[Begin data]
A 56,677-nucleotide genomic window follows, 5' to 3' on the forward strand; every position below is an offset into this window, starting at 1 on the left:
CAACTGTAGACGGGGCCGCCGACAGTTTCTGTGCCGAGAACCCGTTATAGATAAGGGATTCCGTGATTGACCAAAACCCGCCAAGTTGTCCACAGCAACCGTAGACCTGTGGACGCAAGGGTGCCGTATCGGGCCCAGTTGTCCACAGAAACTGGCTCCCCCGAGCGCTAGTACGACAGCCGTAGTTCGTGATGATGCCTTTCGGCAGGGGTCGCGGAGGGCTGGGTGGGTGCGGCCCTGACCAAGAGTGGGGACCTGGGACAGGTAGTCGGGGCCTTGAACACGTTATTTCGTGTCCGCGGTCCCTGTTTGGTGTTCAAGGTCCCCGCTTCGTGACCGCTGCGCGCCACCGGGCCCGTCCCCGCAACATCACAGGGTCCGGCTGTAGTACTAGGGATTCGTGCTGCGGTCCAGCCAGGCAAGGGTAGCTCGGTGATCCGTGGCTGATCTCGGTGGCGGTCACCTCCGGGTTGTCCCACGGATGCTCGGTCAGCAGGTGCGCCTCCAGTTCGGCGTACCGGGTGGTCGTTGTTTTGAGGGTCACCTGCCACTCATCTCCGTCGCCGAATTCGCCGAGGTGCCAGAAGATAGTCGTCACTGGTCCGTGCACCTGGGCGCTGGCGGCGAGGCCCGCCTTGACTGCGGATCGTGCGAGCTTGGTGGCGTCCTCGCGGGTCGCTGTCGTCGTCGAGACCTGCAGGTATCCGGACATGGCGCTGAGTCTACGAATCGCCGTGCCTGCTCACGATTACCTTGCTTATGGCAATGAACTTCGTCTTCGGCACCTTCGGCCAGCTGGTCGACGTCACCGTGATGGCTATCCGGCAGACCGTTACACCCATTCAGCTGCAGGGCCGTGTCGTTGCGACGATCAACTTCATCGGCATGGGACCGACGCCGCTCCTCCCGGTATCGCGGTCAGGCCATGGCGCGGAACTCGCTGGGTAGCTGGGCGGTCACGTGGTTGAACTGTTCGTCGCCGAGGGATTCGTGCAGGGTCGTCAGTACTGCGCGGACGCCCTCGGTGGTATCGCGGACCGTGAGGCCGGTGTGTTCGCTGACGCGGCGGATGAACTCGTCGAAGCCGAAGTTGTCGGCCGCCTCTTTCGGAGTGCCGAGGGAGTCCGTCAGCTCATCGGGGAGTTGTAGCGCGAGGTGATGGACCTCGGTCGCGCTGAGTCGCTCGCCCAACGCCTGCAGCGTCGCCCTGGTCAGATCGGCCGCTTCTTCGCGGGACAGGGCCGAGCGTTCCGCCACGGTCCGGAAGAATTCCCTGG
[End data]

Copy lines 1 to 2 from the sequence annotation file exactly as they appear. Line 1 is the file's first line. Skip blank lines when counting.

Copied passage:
A 56,677-nucleotide genomic window follows, 5' to 3' on the forward strand; every position below is an offset into this window, starting at 1 on the left:
CAACTGTAGACGGGGCCGCCGACAGTTTCTGTGCCGAGAACCCGTTATAGATAAGGGATTCCGTGATTGACCAAAACCCGCCAAGTTGTCCACAGCAACCGTAGACCTGTGGACGCAAGGGTGCCGTATCGGGCCCAGTTGTCCACAGAAACTGGCTCCCCCGAGCGCTAGTACGACAGCCGTAGTTCGTGATGATGCCTTTCGGCAGGGGTCGCGGAGGGCTGGGTGGGTGCGGCCCTGACCAAGAGTGGGGACCTGGGACAGGTAGTCGGGGCCTTGAACACGTTATTTCGTGTCCGCGGTCCCTGTTTGGTGTTCAAGGTCCCCGCTTCGTGACCGCTGCGCGCCACCGGGCCCGTCCCCGCAACATCACAGGGTCCGGCTGTAGTACTAGGGATTCGTGCTGCGGTCCAGCCAGGCAAGGGTAGCTCGGTGATCCGTGGCTGATCTCGGTGGCGGTCACCTCCGGGTTGTCCCACGGATGCTCGGTCAGCAGGTGCGCCTCCAGTTCGGCGTACCGGGTGGTCGTTGTTTTGAGGGTCACCTGCCACTCATCTCCGTCGCCGAATTCGCCGAGGTGCCAGAAGATAGTCGTCACTGGTCCGTGCACCTGGGCGCTGGCGGCGAGGCCCGCCTTGACTGCGGATCGTGCGAGCTTGGTGGCGTCCTCGCGGGTCGCTGTCGTCGTCGAGACCTGCAGGTATCCGGACATGGCGCTGAGTCTACGAATCGCCGTGCCTGCTCACGATTACCTTGCTTATGGCAATGAACTTCGTCTTCGGCACCTTCGGCCAGCTGGTCGACGTCACCGTGATGGCTATCCGGCAGACCGTTACACCCATTCAGCTGCAGGGCCGTGTCGTTGCGACGATCAACTTCATCGGCATGGGACCGACGCCGCTCCTCCCGGTATCGCGGTCAGGCCATGGCGCGGAACTCGCTGGGTAGCTGGGCGGTCACGTGGTTGAACTGTTCGTCGCCGAGGGATTCGTGCAGGGTCGTCAGTACTGCGCGGACGCCCTCGGTGGTATCGCGGACCGTGAGGCCGGTGTGTTCGCTGACGCGGCGGATGAACTCGTCGAAGCCGAAGTTGTCGGCCGCCTCTTTCGGAGTGCCGAGGGAGTCCGTCAGCTCATCGGGGAGTTGTAGCGCGAGGTGATGGACCTCGGTCGCGCTGAGTCGCTCGCCCAACGCCTGCAGCGTCGCCCTGGTCAGATCGGCCGCTTCTTCGCGGGACAGGGCCGAGCGTTCCGCCACGGTCCGGAAGAATTCCCTGG